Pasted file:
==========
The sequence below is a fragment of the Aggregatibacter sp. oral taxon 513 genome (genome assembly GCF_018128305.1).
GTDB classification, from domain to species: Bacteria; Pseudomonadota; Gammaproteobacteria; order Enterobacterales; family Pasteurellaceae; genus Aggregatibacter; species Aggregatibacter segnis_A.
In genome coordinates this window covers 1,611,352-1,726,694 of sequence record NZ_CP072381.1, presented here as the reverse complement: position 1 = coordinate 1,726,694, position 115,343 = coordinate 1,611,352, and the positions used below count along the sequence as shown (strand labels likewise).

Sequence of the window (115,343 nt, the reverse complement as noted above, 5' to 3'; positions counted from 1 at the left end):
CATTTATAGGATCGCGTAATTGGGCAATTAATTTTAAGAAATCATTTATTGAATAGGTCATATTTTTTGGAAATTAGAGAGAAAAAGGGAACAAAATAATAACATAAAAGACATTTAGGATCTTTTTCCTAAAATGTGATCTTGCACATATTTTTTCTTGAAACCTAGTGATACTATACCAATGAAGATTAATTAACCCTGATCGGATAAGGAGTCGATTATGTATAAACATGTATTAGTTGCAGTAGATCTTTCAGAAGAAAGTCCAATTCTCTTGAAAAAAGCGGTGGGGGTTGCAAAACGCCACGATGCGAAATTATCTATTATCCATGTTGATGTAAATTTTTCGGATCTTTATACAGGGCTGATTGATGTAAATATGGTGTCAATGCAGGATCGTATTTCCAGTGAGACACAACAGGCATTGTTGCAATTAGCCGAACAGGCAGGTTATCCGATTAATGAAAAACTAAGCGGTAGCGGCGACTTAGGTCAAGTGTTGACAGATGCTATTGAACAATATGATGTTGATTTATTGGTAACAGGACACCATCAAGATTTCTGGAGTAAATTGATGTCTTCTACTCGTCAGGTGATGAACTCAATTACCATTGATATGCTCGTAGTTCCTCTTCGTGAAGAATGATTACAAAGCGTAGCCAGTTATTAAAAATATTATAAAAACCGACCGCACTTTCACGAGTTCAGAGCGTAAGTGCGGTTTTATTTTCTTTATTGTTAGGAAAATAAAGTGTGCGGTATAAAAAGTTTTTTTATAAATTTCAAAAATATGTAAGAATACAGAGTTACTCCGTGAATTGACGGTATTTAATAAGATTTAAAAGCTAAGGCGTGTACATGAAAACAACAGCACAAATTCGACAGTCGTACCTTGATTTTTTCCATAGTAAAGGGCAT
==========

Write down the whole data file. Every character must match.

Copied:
The sequence below is a fragment of the Aggregatibacter sp. oral taxon 513 genome (genome assembly GCF_018128305.1).
GTDB classification, from domain to species: Bacteria; Pseudomonadota; Gammaproteobacteria; order Enterobacterales; family Pasteurellaceae; genus Aggregatibacter; species Aggregatibacter segnis_A.
In genome coordinates this window covers 1,611,352-1,726,694 of sequence record NZ_CP072381.1, presented here as the reverse complement: position 1 = coordinate 1,726,694, position 115,343 = coordinate 1,611,352, and the positions used below count along the sequence as shown (strand labels likewise).

Sequence of the window (115,343 nt, the reverse complement as noted above, 5' to 3'; positions counted from 1 at the left end):
CATTTATAGGATCGCGTAATTGGGCAATTAATTTTAAGAAATCATTTATTGAATAGGTCATATTTTTTGGAAATTAGAGAGAAAAAGGGAACAAAATAATAACATAAAAGACATTTAGGATCTTTTTCCTAAAATGTGATCTTGCACATATTTTTTCTTGAAACCTAGTGATACTATACCAATGAAGATTAATTAACCCTGATCGGATAAGGAGTCGATTATGTATAAACATGTATTAGTTGCAGTAGATCTTTCAGAAGAAAGTCCAATTCTCTTGAAAAAAGCGGTGGGGGTTGCAAAACGCCACGATGCGAAATTATCTATTATCCATGTTGATGTAAATTTTTCGGATCTTTATACAGGGCTGATTGATGTAAATATGGTGTCAATGCAGGATCGTATTTCCAGTGAGACACAACAGGCATTGTTGCAATTAGCCGAACAGGCAGGTTATCCGATTAATGAAAAACTAAGCGGTAGCGGCGACTTAGGTCAAGTGTTGACAGATGCTATTGAACAATATGATGTTGATTTATTGGTAACAGGACACCATCAAGATTTCTGGAGTAAATTGATGTCTTCTACTCGTCAGGTGATGAACTCAATTACCATTGATATGCTCGTAGTTCCTCTTCGTGAAGAATGATTACAAAGCGTAGCCAGTTATTAAAAATATTATAAAAACCGACCGCACTTTCACGAGTTCAGAGCGTAAGTGCGGTTTTATTTTCTTTATTGTTAGGAAAATAAAGTGTGCGGTATAAAAAGTTTTTTTATAAATTTCAAAAATATGTAAGAATACAGAGTTACTCCGTGAATTGACGGTATTTAATAAGATTTAAAAGCTAAGGCGTGTACATGAAAACAACAGCACAAATTCGACAGTCGTACCTTGATTTTTTCCATAGTAAAGGGCAT